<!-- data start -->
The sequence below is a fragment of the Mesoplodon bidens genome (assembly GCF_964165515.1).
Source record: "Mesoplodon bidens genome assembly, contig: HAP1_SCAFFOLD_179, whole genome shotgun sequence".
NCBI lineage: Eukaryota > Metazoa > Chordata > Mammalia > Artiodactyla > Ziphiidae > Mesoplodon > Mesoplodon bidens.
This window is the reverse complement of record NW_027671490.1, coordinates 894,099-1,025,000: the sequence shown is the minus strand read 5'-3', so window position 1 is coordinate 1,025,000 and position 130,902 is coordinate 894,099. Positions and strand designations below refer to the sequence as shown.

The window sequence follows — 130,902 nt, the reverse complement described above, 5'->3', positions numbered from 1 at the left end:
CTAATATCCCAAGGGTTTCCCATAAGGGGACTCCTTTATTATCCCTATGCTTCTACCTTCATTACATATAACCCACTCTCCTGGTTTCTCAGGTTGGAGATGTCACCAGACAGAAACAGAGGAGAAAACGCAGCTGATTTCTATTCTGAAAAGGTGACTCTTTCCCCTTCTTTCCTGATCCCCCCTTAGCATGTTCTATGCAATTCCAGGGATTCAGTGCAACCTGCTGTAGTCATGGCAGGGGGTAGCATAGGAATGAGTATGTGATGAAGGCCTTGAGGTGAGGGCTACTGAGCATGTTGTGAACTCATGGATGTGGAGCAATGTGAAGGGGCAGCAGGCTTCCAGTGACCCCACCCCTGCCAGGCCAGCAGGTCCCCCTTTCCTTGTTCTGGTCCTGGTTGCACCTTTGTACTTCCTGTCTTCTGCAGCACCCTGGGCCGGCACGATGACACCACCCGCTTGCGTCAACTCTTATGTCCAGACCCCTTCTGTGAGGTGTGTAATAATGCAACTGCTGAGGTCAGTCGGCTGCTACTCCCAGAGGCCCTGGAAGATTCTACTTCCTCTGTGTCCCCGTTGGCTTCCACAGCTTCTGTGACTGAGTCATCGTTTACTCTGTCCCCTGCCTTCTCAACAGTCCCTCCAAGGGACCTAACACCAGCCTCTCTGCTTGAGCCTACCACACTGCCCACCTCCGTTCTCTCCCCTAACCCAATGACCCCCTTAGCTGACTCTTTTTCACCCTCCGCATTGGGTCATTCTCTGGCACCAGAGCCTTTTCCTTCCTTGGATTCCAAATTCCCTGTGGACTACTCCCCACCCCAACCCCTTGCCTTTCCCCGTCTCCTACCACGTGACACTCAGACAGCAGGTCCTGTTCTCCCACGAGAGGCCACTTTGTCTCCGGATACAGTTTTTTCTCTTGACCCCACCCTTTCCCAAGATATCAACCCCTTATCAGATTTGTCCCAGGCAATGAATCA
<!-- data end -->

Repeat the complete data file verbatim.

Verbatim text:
The sequence below is a fragment of the Mesoplodon bidens genome (assembly GCF_964165515.1).
Source record: "Mesoplodon bidens genome assembly, contig: HAP1_SCAFFOLD_179, whole genome shotgun sequence".
NCBI lineage: Eukaryota > Metazoa > Chordata > Mammalia > Artiodactyla > Ziphiidae > Mesoplodon > Mesoplodon bidens.
This window is the reverse complement of record NW_027671490.1, coordinates 894,099-1,025,000: the sequence shown is the minus strand read 5'-3', so window position 1 is coordinate 1,025,000 and position 130,902 is coordinate 894,099. Positions and strand designations below refer to the sequence as shown.

The window sequence follows — 130,902 nt, the reverse complement described above, 5'->3', positions numbered from 1 at the left end:
CTAATATCCCAAGGGTTTCCCATAAGGGGACTCCTTTATTATCCCTATGCTTCTACCTTCATTACATATAACCCACTCTCCTGGTTTCTCAGGTTGGAGATGTCACCAGACAGAAACAGAGGAGAAAACGCAGCTGATTTCTATTCTGAAAAGGTGACTCTTTCCCCTTCTTTCCTGATCCCCCCTTAGCATGTTCTATGCAATTCCAGGGATTCAGTGCAACCTGCTGTAGTCATGGCAGGGGGTAGCATAGGAATGAGTATGTGATGAAGGCCTTGAGGTGAGGGCTACTGAGCATGTTGTGAACTCATGGATGTGGAGCAATGTGAAGGGGCAGCAGGCTTCCAGTGACCCCACCCCTGCCAGGCCAGCAGGTCCCCCTTTCCTTGTTCTGGTCCTGGTTGCACCTTTGTACTTCCTGTCTTCTGCAGCACCCTGGGCCGGCACGATGACACCACCCGCTTGCGTCAACTCTTATGTCCAGACCCCTTCTGTGAGGTGTGTAATAATGCAACTGCTGAGGTCAGTCGGCTGCTACTCCCAGAGGCCCTGGAAGATTCTACTTCCTCTGTGTCCCCGTTGGCTTCCACAGCTTCTGTGACTGAGTCATCGTTTACTCTGTCCCCTGCCTTCTCAACAGTCCCTCCAAGGGACCTAACACCAGCCTCTCTGCTTGAGCCTACCACACTGCCCACCTCCGTTCTCTCCCCTAACCCAATGACCCCCTTAGCTGACTCTTTTTCACCCTCCGCATTGGGTCATTCTCTGGCACCAGAGCCTTTTCCTTCCTTGGATTCCAAATTCCCTGTGGACTACTCCCCACCCCAACCCCTTGCCTTTCCCCGTCTCCTACCACGTGACACTCAGACAGCAGGTCCTGTTCTCCCACGAGAGGCCACTTTGTCTCCGGATACAGTTTTTTCTCTTGACCCCACCCTTTCCCAAGATATCAACCCCTTATCAGATTTGTCCCAGGCAATGAATCA